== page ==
Saudi Arabia is one of the world’s largest producers of petroleum products and suffers a number of related problems, including oil spills on land and off its coasts. Marshes and other sensitive marine habitats, especially in the Persian Gulf, have been in decline for decades because of oil pollution. They are important not only as rare habitat but as key elements in the ecology of commercially harvested fish and shrimp. The 1991 Persian Gulf War caused catastrophic damage to some of these areas.

For a country largely composed of the desert, Saudi Arabia has a fairly rich biodiversity. Eighteen per cent of its invertebrate animals, seven of its nine amphibians, and all of its indigenous freshwater fish are found nowhere else. There are an estimated 3,500 species of plants and 59 terrestrial mammals, 19 of which are endangered, vulnerable, or rare. Government-sponsored wildlife teams are working to increase populations of threatened houbara bustards and Arabian oryx. In addition, there are 413 recorded species of birds, 11 of which are rare or endangered.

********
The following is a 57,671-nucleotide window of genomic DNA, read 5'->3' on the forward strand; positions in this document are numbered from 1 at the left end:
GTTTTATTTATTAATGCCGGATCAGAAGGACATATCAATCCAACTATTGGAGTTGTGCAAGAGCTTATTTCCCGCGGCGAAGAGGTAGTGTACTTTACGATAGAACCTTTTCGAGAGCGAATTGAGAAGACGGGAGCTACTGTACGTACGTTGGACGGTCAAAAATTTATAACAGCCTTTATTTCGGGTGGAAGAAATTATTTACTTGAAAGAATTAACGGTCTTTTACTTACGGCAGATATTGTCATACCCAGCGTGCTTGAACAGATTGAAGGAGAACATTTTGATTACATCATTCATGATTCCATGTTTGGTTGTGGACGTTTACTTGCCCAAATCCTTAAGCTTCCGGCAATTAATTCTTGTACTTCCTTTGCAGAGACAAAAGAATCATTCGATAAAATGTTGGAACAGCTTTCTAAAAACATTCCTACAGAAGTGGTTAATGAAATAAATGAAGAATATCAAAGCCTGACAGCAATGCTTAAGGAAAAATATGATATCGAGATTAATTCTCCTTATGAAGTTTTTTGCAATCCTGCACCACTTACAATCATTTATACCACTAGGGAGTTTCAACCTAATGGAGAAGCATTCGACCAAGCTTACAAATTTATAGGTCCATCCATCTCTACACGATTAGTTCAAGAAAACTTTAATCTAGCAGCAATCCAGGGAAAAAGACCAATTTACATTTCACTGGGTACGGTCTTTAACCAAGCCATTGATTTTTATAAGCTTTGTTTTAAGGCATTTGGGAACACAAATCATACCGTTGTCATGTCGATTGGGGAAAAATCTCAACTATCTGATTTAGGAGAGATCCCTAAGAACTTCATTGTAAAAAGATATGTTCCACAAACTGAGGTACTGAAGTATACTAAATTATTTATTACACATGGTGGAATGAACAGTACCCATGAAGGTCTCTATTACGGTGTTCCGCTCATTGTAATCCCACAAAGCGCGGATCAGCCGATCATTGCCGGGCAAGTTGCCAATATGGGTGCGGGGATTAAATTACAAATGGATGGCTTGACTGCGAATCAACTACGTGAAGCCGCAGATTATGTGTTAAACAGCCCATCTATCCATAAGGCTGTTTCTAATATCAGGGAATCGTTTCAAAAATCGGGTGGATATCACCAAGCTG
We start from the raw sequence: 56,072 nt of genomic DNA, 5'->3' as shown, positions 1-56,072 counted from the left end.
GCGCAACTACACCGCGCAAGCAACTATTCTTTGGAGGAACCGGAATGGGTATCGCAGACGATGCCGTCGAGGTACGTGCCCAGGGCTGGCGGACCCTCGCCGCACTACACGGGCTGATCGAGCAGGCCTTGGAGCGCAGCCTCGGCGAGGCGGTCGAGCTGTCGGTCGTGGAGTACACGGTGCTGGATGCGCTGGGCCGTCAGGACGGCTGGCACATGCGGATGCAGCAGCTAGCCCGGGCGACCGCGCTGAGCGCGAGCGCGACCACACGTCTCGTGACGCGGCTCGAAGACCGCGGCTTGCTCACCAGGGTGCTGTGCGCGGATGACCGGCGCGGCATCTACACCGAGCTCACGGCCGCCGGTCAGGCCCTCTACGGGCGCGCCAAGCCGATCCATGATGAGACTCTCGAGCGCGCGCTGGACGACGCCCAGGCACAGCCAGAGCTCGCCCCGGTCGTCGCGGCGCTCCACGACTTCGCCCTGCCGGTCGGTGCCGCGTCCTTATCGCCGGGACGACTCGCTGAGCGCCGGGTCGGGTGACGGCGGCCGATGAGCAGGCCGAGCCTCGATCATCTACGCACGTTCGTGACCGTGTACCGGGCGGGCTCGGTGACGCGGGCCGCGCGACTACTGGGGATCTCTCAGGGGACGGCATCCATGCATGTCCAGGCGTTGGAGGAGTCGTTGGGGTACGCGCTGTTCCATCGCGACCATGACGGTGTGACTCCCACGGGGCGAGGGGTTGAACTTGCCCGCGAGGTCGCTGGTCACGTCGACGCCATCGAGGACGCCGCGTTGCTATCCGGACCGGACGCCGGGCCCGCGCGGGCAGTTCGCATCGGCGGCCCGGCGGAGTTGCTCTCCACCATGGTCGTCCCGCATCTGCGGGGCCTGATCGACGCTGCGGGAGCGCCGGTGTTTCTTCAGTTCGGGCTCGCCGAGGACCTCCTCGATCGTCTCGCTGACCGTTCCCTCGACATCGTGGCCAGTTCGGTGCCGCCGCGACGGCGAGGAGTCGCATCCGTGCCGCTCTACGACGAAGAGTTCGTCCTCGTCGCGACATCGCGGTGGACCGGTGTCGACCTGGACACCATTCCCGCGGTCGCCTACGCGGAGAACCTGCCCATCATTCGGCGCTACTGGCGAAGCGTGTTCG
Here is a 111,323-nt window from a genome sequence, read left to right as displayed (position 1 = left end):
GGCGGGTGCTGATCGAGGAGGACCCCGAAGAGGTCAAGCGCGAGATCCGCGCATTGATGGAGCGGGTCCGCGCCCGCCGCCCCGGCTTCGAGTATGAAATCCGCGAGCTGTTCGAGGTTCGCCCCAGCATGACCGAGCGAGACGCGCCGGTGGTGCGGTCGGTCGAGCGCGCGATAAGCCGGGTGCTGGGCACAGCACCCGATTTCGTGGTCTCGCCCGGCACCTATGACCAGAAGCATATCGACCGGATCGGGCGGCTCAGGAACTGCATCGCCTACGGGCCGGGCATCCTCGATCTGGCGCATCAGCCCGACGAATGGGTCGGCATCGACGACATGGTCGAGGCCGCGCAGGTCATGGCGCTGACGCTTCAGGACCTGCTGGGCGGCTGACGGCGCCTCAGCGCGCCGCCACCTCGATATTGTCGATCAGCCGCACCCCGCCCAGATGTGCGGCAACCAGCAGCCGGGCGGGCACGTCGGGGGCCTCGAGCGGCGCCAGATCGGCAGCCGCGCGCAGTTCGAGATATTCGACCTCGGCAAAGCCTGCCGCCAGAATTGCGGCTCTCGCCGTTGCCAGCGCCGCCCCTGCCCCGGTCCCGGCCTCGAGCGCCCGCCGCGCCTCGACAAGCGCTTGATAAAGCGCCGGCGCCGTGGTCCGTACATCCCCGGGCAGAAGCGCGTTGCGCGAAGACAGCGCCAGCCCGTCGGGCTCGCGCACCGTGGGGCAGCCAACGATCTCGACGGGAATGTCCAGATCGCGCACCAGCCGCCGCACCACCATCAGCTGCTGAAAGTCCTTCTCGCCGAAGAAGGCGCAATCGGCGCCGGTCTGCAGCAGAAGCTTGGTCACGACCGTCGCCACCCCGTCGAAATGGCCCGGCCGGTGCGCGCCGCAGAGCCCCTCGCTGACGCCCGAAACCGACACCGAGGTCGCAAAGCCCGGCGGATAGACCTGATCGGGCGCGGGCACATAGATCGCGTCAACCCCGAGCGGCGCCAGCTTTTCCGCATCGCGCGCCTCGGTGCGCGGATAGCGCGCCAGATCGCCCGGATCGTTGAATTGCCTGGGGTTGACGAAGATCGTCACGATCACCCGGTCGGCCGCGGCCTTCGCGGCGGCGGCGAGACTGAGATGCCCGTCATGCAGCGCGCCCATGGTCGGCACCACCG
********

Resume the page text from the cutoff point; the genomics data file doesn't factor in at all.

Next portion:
Saudi Arabia participates in international environmental agreements pertaining to climate change, hazardous wastes, and ozone layer protection. Regionally, the country has committed itself to the cooperative protection of shared marine environments in the Persian Gulf, the Red Sea, and the Gulf of Aden.

The resident population of Saudi Arabia is composed mainly (82 per cent) of Arabs whose ancestors have lived in the area for many centuries. A substantial minority (13 per cent) consists of Yemenis and other Arabs who came to Saudi Arabia after the 1950s because of the economic opportunities the country afforded. Nomads, known as Bedouins, make up a declining proportion of the population, and the number of settled residents has also decreased. In the early 1990s, 27 per cent of the people in the country were nonresident foreign workers, primarily from Asia and Africa.